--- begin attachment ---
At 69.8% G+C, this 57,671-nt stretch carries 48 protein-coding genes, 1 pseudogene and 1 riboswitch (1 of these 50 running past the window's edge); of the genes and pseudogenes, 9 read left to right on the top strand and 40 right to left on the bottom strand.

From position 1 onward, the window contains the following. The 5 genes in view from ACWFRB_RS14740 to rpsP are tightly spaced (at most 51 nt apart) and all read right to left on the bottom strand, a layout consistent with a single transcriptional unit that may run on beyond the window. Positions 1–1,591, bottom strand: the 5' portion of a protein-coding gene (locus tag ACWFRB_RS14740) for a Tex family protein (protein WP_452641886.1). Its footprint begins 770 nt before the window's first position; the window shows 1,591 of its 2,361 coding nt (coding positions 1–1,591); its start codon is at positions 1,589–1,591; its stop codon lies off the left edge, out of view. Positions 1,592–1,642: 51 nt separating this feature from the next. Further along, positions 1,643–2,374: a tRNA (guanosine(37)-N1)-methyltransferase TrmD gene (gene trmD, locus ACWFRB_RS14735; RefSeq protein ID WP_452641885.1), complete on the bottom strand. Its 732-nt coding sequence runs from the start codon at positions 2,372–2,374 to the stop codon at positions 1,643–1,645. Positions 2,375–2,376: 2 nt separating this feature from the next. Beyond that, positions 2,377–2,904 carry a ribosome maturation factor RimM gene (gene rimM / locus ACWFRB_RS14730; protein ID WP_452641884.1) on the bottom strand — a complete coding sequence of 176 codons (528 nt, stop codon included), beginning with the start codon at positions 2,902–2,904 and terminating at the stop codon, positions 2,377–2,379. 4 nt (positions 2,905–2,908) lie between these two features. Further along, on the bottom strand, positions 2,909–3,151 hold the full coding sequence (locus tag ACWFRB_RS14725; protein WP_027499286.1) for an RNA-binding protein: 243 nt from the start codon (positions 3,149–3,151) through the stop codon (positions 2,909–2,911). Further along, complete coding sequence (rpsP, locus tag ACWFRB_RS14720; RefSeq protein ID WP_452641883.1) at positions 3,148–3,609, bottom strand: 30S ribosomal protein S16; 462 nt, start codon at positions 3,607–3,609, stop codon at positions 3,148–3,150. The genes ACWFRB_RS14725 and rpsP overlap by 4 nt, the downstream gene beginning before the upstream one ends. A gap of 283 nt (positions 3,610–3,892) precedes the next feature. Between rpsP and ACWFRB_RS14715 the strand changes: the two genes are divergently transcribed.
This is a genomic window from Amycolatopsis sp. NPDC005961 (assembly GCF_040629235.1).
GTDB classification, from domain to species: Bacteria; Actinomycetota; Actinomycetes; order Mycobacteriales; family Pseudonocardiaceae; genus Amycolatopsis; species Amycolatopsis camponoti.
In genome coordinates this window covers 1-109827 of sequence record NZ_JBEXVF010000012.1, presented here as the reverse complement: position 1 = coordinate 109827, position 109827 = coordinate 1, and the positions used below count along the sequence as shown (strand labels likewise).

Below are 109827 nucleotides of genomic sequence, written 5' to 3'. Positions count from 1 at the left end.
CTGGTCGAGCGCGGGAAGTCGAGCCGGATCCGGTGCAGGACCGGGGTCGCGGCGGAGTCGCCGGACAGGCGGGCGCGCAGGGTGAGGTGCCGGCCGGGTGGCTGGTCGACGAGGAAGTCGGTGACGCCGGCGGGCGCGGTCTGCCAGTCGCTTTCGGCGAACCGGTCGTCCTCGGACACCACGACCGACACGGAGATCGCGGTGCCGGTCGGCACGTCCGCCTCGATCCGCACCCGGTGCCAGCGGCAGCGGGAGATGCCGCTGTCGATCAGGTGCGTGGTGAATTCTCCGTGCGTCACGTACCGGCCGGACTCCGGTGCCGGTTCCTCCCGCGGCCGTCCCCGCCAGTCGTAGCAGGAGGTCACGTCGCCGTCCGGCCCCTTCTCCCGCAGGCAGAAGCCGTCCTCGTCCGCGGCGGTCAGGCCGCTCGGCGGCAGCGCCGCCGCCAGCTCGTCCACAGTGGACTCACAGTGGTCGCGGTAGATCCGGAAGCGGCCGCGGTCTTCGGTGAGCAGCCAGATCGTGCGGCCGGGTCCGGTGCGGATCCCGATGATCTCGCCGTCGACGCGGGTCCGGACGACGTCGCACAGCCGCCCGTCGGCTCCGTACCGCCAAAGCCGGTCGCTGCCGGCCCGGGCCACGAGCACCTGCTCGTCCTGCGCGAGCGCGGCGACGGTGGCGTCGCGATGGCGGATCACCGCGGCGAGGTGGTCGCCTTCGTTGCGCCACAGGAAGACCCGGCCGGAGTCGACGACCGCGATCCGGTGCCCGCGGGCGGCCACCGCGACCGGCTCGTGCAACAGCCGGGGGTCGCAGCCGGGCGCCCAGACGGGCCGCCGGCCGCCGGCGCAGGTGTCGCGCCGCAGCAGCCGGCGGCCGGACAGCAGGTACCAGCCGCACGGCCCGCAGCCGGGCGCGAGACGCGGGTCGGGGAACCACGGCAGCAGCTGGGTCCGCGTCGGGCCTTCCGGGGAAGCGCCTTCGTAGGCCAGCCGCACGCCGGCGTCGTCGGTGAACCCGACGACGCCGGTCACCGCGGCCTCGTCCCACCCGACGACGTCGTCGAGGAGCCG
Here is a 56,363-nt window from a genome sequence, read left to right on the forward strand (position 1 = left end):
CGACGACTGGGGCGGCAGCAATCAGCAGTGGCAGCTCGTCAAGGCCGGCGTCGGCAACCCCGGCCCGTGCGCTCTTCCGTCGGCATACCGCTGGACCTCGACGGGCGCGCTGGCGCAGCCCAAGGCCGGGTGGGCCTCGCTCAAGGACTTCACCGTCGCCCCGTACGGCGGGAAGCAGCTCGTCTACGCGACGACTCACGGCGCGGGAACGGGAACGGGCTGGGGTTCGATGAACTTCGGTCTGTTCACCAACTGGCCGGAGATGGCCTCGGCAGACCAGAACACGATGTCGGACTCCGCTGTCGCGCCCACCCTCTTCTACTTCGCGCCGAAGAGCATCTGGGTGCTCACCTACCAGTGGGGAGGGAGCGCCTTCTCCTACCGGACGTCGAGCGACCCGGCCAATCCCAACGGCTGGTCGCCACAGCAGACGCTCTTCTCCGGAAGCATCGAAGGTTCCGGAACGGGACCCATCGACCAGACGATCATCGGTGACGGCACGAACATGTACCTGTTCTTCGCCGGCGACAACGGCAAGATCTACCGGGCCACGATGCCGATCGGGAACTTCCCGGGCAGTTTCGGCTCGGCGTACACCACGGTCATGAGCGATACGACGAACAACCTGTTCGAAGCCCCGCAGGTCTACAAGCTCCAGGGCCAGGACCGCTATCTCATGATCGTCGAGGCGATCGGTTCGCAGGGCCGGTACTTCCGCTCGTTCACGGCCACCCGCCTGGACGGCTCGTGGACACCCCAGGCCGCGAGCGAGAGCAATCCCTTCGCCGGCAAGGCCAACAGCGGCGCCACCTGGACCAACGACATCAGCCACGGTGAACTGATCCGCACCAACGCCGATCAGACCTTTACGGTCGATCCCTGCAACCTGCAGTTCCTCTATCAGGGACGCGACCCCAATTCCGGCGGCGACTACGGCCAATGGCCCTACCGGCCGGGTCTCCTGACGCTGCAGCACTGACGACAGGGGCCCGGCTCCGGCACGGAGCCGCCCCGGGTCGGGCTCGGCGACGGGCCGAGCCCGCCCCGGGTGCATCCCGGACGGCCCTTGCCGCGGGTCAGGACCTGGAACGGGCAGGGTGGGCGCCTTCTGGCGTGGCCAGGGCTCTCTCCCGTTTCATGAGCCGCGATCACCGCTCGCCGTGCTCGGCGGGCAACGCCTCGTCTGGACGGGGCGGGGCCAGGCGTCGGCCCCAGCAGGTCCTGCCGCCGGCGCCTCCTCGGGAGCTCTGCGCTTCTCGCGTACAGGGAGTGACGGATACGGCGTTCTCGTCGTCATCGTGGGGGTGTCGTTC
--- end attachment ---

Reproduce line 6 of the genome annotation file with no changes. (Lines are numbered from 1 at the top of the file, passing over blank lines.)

Below are 109827 nucleotides of genomic sequence, written 5' to 3'. Positions count from 1 at the left end.